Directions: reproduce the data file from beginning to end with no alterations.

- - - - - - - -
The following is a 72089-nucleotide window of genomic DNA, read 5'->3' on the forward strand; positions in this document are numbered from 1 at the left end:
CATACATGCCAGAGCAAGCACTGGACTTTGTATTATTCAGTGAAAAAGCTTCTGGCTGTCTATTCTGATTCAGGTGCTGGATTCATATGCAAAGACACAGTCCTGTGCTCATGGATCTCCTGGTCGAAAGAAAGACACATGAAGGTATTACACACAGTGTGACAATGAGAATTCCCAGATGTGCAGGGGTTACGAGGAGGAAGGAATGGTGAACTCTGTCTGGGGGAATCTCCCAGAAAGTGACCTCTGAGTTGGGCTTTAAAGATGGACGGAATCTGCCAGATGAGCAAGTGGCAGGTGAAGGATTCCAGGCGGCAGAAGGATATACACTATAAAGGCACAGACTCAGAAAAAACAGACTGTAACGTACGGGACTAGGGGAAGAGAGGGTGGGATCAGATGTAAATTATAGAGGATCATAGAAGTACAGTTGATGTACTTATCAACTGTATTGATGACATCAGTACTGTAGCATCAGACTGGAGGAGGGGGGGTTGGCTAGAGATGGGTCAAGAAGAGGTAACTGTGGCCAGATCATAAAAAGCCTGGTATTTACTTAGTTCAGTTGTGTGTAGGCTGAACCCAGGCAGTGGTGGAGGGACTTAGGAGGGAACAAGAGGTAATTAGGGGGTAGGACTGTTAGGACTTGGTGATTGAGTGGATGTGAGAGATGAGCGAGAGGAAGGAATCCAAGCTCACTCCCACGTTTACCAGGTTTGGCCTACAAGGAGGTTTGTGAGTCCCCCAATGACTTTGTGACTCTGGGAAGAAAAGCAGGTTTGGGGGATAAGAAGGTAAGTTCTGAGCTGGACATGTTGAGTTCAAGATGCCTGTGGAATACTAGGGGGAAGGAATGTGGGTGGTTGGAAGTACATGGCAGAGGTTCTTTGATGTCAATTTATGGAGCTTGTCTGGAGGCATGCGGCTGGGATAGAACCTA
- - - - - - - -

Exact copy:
The following is a 72089-nucleotide window of genomic DNA, read 5'->3' on the forward strand; positions in this document are numbered from 1 at the left end:
CATACATGCCAGAGCAAGCACTGGACTTTGTATTATTCAGTGAAAAAGCTTCTGGCTGTCTATTCTGATTCAGGTGCTGGATTCATATGCAAAGACACAGTCCTGTGCTCATGGATCTCCTGGTCGAAAGAAAGACACATGAAGGTATTACACACAGTGTGACAATGAGAATTCCCAGATGTGCAGGGGTTACGAGGAGGAAGGAATGGTGAACTCTGTCTGGGGGAATCTCCCAGAAAGTGACCTCTGAGTTGGGCTTTAAAGATGGACGGAATCTGCCAGATGAGCAAGTGGCAGGTGAAGGATTCCAGGCGGCAGAAGGATATACACTATAAAGGCACAGACTCAGAAAAAACAGACTGTAACGTACGGGACTAGGGGAAGAGAGGGTGGGATCAGATGTAAATTATAGAGGATCATAGAAGTACAGTTGATGTACTTATCAACTGTATTGATGACATCAGTACTGTAGCATCAGACTGGAGGAGGGGGGGTTGGCTAGAGATGGGTCAAGAAGAGGTAACTGTGGCCAGATCATAAAAAGCCTGGTATTTACTTAGTTCAGTTGTGTGTAGGCTGAACCCAGGCAGTGGTGGAGGGACTTAGGAGGGAACAAGAGGTAATTAGGGGGTAGGACTGTTAGGACTTGGTGATTGAGTGGATGTGAGAGATGAGCGAGAGGAAGGAATCCAAGCTCACTCCCACGTTTACCAGGTTTGGCCTACAAGGAGGTTTGTGAGTCCCCCAATGACTTTGTGACTCTGGGAAGAAAAGCAGGTTTGGGGGATAAGAAGGTAAGTTCTGAGCTGGACATGTTGAGTTCAAGATGCCTGTGGAATACTAGGGGGAAGGAATGTGGGTGGTTGGAAGTACATGGCAGAGGTTCTTTGATGTCAATTTATGGAGCTTGTCTGGAGGCATGCGGCTGGGATAGAACCTA